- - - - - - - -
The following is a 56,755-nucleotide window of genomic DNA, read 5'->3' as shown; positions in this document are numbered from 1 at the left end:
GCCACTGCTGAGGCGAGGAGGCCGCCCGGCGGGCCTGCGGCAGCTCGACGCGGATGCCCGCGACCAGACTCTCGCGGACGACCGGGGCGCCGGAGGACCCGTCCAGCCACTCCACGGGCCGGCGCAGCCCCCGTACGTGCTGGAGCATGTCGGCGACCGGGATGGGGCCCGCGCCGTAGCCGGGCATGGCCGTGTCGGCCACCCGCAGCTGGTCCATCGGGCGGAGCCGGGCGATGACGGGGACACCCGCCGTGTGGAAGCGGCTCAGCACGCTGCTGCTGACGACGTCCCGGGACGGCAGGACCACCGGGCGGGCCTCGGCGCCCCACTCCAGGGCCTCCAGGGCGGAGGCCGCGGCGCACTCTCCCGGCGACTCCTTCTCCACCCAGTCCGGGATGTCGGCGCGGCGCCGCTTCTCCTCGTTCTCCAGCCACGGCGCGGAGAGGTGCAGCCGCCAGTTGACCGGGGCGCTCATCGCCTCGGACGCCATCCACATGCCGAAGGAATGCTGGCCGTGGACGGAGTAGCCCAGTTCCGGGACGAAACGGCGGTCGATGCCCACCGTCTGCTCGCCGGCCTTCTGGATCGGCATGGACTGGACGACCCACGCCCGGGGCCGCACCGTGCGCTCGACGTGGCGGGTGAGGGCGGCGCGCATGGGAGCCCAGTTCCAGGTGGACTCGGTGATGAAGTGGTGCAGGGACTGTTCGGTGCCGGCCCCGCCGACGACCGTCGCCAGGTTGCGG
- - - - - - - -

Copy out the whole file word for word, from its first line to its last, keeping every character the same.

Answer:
The following is a 56,755-nucleotide window of genomic DNA, read 5'->3' as shown; positions in this document are numbered from 1 at the left end:
GCCACTGCTGAGGCGAGGAGGCCGCCCGGCGGGCCTGCGGCAGCTCGACGCGGATGCCCGCGACCAGACTCTCGCGGACGACCGGGGCGCCGGAGGACCCGTCCAGCCACTCCACGGGCCGGCGCAGCCCCCGTACGTGCTGGAGCATGTCGGCGACCGGGATGGGGCCCGCGCCGTAGCCGGGCATGGCCGTGTCGGCCACCCGCAGCTGGTCCATCGGGCGGAGCCGGGCGATGACGGGGACACCCGCCGTGTGGAAGCGGCTCAGCACGCTGCTGCTGACGACGTCCCGGGACGGCAGGACCACCGGGCGGGCCTCGGCGCCCCACTCCAGGGCCTCCAGGGCGGAGGCCGCGGCGCACTCTCCCGGCGACTCCTTCTCCACCCAGTCCGGGATGTCGGCGCGGCGCCGCTTCTCCTCGTTCTCCAGCCACGGCGCGGAGAGGTGCAGCCGCCAGTTGACCGGGGCGCTCATCGCCTCGGACGCCATCCACATGCCGAAGGAATGCTGGCCGTGGACGGAGTAGCCCAGTTCCGGGACGAAACGGCGGTCGATGCCCACCGTCTGCTCGCCGGCCTTCTGGATCGGCATGGACTGGACGACCCACGCCCGGGGCCGCACCGTGCGCTCGACGTGGCGGGTGAGGGCGGCGCGCATGGGAGCCCAGTTCCAGGTGGACTCGGTGATGAAGTGGTGCAGGGACTGTTCGGTGCCGGCCCCGCCGACGACCGTCGCCAGGTTGCGG